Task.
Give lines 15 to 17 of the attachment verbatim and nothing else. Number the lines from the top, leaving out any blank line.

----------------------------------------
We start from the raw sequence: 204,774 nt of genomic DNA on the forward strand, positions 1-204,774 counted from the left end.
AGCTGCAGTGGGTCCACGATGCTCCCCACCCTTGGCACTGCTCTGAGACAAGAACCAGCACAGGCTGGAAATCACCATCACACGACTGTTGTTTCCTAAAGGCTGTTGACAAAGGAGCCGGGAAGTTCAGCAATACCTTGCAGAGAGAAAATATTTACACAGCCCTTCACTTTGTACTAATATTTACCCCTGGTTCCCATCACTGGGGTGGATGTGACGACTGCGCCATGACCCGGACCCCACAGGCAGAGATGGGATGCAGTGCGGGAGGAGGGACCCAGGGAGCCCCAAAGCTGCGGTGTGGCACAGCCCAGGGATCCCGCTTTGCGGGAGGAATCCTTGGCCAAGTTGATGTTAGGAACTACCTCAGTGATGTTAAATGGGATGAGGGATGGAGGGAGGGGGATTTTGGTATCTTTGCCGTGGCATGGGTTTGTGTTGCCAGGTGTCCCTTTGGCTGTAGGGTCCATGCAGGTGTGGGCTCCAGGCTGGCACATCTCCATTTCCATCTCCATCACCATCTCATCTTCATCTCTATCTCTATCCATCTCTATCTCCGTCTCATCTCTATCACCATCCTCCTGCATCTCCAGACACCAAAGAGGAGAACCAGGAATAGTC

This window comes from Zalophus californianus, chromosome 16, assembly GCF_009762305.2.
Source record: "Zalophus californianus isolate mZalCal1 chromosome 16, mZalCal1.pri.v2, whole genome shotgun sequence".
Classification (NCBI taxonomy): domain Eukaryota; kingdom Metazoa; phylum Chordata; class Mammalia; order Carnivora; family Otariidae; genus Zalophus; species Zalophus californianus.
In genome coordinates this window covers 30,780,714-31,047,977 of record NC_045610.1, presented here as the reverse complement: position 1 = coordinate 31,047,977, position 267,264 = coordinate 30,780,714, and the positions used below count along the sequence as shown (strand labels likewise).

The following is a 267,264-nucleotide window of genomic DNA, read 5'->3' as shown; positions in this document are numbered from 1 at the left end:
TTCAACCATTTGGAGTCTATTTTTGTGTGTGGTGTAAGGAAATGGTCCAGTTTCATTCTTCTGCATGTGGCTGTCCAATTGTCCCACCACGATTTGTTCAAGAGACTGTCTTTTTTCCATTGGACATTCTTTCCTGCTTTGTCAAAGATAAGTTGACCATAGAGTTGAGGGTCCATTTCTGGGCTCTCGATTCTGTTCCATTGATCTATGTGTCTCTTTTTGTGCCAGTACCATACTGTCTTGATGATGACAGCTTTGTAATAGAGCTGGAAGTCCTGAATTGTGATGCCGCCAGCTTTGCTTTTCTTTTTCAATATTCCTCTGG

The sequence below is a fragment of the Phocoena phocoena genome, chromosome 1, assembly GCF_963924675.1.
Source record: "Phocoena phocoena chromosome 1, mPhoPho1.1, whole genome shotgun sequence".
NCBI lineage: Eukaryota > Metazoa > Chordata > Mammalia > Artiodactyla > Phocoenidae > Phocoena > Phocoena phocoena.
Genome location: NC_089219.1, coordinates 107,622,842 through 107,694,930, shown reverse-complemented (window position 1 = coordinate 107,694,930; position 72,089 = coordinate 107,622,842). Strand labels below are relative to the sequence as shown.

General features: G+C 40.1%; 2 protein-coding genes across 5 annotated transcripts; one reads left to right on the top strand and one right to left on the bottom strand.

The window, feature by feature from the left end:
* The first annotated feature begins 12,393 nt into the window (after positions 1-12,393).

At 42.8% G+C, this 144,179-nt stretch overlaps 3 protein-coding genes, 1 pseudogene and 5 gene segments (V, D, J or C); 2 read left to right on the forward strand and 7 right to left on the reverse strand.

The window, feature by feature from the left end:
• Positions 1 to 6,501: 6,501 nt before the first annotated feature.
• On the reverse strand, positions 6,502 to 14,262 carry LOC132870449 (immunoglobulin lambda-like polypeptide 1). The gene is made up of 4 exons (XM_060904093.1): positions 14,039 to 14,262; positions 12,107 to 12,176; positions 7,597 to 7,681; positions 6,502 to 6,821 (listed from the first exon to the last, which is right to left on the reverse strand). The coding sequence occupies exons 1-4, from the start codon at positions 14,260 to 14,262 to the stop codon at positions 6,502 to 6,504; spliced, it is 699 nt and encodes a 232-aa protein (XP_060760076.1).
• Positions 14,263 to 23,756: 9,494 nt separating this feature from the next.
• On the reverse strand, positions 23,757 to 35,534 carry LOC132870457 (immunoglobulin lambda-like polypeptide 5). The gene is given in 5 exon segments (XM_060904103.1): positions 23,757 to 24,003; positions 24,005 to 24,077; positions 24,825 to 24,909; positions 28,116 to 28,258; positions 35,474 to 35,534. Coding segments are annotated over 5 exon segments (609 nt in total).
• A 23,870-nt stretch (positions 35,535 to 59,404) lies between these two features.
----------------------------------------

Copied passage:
* The first annotated feature begins 12,393 nt into the window (after positions 1-12,393).

At 42.8% G+C, this 144,179-nt stretch overlaps 3 protein-coding genes, 1 pseudogene and 5 gene segments (V, D, J or C); 2 read left to right on the forward strand and 7 right to left on the reverse strand.

The window, feature by feature from the left end: